Throughout the early church, followers of Christ from all levels used the word of God for their ministry. Steven and Phillip were young men, but each showed an understanding of the scriptures that only comes from devotion to the Word. Peter quoted prophetic scripture in his sermons regularly and shared how those scriptures related to Christ, a true understanding of the Word on display. We must have that same Word knowledge if we are to see the harvest Christ wants in each of our lives and communities.
Take this thought with you today:
The Word is a map to your blessing, deliverance and redemption and salvation. Use it every time you feel lost or unsure and you'll be sure to find your way.
Today, we challenge our readers to open up the Bible and begin reading for answers to whatever you are pursuing on your Road to Pentecost. Look at what God says and what good men and women of God do in similar situations and pursuits. Mark those scriptures down and pray them as you fast these remaining days.
Last time we talked about sanctifying ourselves for a fast on our Road To Pentecost. We used scriptures from Joel 2 that showed what fasting can do. Some of those scriptures were even quoted by Peter on the Day of Pentecost. As we saw in those scriptures from Joel, the act of fasting will get God's attention when it is done with a right spirit. The act of sacrifice goes up to God the same as a burnt offering would have on the altar of repentance. Just as with the burnt offering, though, fasting requires more than just an action. It requires prayer.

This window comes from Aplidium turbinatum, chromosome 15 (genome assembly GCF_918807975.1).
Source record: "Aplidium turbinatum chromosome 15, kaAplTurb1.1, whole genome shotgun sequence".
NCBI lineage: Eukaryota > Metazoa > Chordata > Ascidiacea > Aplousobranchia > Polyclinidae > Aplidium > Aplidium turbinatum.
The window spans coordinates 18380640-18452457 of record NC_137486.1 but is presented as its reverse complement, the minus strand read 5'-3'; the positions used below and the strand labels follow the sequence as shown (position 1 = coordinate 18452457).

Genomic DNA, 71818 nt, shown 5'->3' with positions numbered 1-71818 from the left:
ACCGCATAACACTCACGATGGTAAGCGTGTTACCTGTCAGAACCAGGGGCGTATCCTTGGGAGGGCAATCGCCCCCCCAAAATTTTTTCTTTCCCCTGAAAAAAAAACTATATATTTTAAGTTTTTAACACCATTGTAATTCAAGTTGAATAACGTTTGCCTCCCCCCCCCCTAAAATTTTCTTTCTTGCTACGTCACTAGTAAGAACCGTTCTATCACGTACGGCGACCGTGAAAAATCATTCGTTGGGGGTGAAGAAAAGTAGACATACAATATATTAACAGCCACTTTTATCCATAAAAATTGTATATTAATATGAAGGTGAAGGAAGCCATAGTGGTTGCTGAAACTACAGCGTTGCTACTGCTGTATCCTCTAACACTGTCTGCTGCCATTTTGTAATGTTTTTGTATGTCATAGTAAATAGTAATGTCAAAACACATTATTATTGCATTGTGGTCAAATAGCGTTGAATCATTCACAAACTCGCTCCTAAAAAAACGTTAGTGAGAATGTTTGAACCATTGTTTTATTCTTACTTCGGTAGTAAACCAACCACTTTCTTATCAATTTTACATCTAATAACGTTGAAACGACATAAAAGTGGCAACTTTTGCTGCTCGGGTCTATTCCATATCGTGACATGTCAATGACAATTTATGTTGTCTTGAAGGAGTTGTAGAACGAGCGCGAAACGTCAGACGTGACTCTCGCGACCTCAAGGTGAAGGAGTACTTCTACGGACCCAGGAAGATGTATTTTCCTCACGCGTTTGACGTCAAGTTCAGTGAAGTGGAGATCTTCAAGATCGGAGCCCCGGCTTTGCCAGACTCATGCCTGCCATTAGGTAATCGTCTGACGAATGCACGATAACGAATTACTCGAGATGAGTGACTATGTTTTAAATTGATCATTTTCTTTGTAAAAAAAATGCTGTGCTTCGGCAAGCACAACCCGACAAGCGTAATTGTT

Today, read Acts 1:13-14. The term supplication there means to desperately ask for something. Look at the roll call of important people in the early church. Imagine being in the same room with them with a focused mind and focused heart like they had. Note that the term supplication means to desperately ask for something. Those 120 faithful servants were all desperately calling out to God for the same thing: His power to fall.
Take this thought with you as you further meditate on the segment of scripture for today:
The mighty acts of God are often preceded by the desperate prayers of unified believers.
God wants to do great things in our lives. There are times, though, that he looks and listens to see who is truly desiring after Him. If we will come after God with our whole hearts and minds on this fast, He will respond in kind and we will see the power of God fall like He wants it to on Pentecost Sunday.
Chris Farris is the author of The Way, a manual detailing how to implement the Beatitudes into your life. He review events and other media and offers other insights into writing and working for the Kingdom of God.